Archive for the ‘Service Operation’ Category

What is the problem with problem management?

January 13, 2012

“Problems are only opportunities in work clothes”, Henri J. Kaiser

Problem solving is a very human specific capability that can be honed as time elapses. Most of us are great solvers yet have difficulties isolating what really is the problem. Lets look at the root cause for this and how organizations take it.

Roots by Eva the Weaver at Flickr - Some rights reserved

Roots by Eva the Weaver at Flickr - Some rights reserved

More context for problem management is in order. On Rob England’s Review of recent ITIL studies paper, one of the studies analysed gives this quantitative information:

“problem management – a process that requires organizational maturity and commitment – is the ITIL process most firms are currently [2010] implementing (24%) or planning to implement (24%). Furthermore, 43% currently follow ITIL problem management processes, reflecting a 91% adoption/soon-to-be-adopted rate among those surveyed.”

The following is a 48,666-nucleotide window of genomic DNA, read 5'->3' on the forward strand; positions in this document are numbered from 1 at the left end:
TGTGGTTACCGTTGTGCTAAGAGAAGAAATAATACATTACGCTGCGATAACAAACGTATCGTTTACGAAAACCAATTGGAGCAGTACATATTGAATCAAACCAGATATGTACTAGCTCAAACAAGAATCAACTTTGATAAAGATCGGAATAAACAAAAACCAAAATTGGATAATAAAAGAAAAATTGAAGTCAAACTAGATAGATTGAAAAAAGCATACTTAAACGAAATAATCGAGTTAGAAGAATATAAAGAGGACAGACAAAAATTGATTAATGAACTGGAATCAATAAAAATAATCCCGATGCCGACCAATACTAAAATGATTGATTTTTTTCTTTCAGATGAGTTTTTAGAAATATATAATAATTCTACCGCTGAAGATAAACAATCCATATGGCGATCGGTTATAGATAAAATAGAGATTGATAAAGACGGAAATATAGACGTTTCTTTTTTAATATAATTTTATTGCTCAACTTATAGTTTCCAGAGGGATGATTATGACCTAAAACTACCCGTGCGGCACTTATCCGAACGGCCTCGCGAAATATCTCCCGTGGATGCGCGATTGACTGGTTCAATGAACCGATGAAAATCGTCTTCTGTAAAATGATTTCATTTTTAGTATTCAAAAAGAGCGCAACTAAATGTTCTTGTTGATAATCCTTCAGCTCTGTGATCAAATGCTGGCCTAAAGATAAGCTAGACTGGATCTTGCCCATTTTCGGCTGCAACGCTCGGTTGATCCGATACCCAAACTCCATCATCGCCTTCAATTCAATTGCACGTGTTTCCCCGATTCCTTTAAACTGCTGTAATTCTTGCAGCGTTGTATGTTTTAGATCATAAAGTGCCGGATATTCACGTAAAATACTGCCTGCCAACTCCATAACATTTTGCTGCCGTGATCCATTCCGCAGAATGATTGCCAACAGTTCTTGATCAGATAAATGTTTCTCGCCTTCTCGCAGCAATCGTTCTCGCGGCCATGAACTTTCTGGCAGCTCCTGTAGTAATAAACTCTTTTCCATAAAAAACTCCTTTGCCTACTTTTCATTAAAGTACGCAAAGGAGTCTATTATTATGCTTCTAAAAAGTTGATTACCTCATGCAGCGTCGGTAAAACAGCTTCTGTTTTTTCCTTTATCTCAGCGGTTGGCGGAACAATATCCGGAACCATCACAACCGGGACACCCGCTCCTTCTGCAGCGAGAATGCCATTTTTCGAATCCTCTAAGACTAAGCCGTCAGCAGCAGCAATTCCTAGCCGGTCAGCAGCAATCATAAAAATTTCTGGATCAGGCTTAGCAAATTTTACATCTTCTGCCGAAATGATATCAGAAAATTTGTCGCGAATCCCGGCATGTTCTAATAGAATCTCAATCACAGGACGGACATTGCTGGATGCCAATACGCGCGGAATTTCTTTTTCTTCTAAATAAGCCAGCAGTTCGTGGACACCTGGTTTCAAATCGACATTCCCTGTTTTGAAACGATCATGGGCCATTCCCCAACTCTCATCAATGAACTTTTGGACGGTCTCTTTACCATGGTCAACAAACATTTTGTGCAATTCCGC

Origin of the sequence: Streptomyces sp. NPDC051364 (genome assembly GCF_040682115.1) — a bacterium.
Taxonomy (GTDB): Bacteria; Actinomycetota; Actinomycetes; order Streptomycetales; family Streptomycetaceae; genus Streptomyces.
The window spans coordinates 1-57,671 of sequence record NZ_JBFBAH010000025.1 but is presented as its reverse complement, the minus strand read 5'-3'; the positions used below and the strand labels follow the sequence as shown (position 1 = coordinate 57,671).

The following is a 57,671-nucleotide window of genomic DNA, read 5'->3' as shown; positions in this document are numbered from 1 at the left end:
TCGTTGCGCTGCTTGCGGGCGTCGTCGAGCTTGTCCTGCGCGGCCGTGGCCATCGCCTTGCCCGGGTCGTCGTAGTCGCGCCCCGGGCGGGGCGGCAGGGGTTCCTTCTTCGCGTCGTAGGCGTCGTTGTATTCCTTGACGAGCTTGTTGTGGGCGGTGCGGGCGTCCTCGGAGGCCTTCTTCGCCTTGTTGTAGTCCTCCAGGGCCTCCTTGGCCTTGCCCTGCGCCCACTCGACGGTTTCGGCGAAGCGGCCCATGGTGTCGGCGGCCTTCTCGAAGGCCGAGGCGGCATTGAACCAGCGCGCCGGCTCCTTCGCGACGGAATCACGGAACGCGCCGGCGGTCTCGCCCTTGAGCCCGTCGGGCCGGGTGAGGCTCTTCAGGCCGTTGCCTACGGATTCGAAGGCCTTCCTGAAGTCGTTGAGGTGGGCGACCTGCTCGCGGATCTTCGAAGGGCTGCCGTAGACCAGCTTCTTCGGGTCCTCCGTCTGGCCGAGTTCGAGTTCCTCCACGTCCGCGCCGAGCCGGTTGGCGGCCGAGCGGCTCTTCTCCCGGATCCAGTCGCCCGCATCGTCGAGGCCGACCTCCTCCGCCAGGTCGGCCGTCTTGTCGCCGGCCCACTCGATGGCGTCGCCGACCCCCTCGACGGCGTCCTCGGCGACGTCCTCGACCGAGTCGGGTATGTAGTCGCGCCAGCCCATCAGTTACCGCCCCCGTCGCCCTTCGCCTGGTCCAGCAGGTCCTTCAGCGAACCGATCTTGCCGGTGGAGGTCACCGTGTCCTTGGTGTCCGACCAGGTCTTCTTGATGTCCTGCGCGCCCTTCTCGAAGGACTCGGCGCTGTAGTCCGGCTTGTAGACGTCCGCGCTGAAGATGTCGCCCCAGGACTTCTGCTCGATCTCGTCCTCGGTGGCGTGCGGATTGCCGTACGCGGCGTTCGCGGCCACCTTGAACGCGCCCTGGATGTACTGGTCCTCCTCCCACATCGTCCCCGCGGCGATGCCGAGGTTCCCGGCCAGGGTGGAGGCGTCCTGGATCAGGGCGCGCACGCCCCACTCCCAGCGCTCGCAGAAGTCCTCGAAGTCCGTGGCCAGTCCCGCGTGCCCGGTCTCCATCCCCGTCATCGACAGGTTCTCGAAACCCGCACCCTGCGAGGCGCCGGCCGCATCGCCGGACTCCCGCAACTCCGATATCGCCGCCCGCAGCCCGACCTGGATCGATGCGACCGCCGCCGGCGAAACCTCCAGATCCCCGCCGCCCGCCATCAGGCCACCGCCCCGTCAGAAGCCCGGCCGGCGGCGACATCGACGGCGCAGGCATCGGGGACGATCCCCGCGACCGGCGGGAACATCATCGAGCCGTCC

Mush and Room #25: Balance

July 21, 2010


Balance (between extremes)

Mush and Room #19: Access Management

June 9, 2010


Access Management (Mush grants sea access to Room)

Mush and Room #14: Priorities: Anvil or Key?

May 5, 2010


Priorities: Anvil or Key? (Mush and Room under pressure)

ITIL v3: Utility and Warranty – two sides of the same coin

December 14, 2007

Utility and Warranty come handy when characterizing and checking the value of a IT Service as it progresses throughout its lifecycle.

Utility – Functionality offered by a Product or a Service to meet a particular need. Utility is often summarized as “what it does”.

Warranty – A promise or guarantee that a Product or a Service will meet its agreed requirements (“how it is done”).


ITIL v3 – Rodrigo Flores on Service Operation

June 27, 2007

Rodrigo FloresRodrigo Flores has been a champion for the Service Catalog. He’s co-author of the Defining IT Success through the Service Catalog book with Troy DuMoulin.

He’s been doing lots of reading lately and started with the ITIL v3 core book Service Operation.

He posted his comments here.